I always knew innately that art and music were one entity, and so this marriage of sound and image was always a deeply connected essence within, so I subconsciously fused the two, always. Once I realized, perhaps closer to my teen years, that real artists in the world did precisely this type of work, on some of my favorite record album covers for example, that was it for me. This was the silver lining; that I could find some way to connect these mediums seriously, as a lifelong pursuit, and I’ve never flinched from these methods and modes of thinking. It’s a spiritual existence, if you are one who can take it that way. It is religious for many people I know.
You work is so ethereal and so unique, it is hard to find a parallel with any other artist outside of the late, great H.R. Giger. Do you find a parallel or influence with and from his work?
I would think it difficult not to. I recognize his immense popularity now, but this wasn’t always the case, and to me, that’s part of what makes his work so much more magical. What I mean is, growing up in the 70s, being a child and inadvertently stumbling onto paintings by Giger through OMNI or on album covers like ELP’s Brain Salad Surgery, for example, this work burns into your brain, particularly if you’re a type of person predisposed to his kind of majestic, psychedelic expressionism. If you have even half a spirit, Giger’s work remains with you for a lifetime, and I spent my early years searching it out. It became utterly, thoroughly surreal later meeting and spending time with him in his home and studio in Switzerland. Oddly, even as a young teen, he was one of only two living people who I ever dreamed of meeting. Never obviously expecting either of these events to become a reality, I’m proud to say I’ve met and bonded with both my deepest heroes. These were major, life-altering events, naturally, which have affected the way I see and think, thank goodness.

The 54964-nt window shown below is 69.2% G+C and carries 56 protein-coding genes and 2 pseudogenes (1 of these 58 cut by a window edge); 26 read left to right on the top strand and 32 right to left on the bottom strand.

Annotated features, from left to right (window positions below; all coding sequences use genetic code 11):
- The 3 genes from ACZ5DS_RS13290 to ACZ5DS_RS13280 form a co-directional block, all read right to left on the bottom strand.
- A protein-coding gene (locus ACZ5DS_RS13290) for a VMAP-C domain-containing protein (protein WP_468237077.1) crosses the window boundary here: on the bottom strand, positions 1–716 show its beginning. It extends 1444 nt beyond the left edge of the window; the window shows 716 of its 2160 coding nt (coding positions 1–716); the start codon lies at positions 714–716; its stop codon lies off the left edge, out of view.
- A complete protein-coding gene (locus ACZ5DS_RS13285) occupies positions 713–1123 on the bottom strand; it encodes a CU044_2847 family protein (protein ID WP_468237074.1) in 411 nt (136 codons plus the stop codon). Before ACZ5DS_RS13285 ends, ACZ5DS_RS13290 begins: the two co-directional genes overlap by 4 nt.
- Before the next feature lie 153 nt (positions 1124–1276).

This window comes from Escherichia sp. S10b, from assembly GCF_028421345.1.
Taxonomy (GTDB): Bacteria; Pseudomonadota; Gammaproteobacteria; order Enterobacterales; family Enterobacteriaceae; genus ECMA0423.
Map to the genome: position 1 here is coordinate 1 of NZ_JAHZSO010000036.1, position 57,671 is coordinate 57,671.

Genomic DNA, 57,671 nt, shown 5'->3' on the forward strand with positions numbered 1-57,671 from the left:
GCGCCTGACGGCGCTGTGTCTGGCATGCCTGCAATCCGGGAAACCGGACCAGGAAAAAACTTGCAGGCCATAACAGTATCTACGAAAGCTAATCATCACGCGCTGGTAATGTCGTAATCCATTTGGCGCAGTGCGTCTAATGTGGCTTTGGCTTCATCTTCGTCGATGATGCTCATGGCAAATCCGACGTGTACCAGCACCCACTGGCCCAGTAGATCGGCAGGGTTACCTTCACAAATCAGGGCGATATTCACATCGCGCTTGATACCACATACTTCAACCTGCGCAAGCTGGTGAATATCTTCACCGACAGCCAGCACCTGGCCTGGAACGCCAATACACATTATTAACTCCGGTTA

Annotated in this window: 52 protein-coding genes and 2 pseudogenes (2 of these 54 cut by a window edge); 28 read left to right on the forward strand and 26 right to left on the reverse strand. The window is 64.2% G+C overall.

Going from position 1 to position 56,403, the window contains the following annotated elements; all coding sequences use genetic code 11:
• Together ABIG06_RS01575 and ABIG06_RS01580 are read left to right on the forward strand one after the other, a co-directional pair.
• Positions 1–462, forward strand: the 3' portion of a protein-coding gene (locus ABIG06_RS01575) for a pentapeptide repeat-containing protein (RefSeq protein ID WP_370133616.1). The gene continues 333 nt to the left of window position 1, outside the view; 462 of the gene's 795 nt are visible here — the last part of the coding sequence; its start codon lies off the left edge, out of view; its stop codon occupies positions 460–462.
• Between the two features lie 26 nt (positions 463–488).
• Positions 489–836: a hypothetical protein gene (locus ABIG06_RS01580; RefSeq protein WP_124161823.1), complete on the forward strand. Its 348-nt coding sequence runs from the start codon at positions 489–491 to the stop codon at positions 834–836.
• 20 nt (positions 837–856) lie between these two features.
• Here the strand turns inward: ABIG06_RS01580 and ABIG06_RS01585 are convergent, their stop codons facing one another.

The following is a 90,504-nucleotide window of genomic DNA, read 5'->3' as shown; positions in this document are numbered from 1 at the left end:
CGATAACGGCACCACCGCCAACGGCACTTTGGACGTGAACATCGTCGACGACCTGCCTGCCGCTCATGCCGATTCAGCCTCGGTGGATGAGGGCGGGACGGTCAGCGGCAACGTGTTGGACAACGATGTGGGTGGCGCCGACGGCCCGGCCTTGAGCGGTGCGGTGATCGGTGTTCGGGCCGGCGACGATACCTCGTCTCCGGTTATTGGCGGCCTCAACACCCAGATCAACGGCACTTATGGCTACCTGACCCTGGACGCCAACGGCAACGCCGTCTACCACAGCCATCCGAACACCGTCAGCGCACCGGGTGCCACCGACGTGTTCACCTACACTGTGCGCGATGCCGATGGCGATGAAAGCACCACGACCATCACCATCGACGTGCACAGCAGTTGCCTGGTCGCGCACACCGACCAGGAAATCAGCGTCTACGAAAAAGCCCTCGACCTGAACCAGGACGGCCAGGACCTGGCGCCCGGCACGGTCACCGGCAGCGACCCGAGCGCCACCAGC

There is a strong representation of heavy writers, artists, and musicians narrating your book, Stephen Kasner, WORKS: 1993-2006. How did you connect with these folks? How did the book first come about?
I’ve been extremely fortunate to have met so many amazing, magical artists and people worldwide. In traveling and exhibiting my work in other environments, it becomes rather natural to gravitate to other artists you admire and gain access to, and for them to gravitate to you. These are all people who share a similar energy, focus, and outlook on things, so the will to work together is also natural. I think the sheer curiosity of what may come of joining with another person or people is utterly compelling. It’s like love. We all want to give and receive as much love as we possibly can in all its available forms. At least we all should want that.
What’s the best thing about Halloween?
Dreaming the dream that somewhere in the world exists a most intrepid and ever-potent witch. But then every day is Halloween, isn’t it?
Please follow Dark Art & Craft for part two: XABRACADABRA The Magical Art of Stephen Kasner Part II/III
View some of Stephen Kasner limited edition print work on Dark Art & Craft, available this Halloween night Tuesday, October 31, 2017.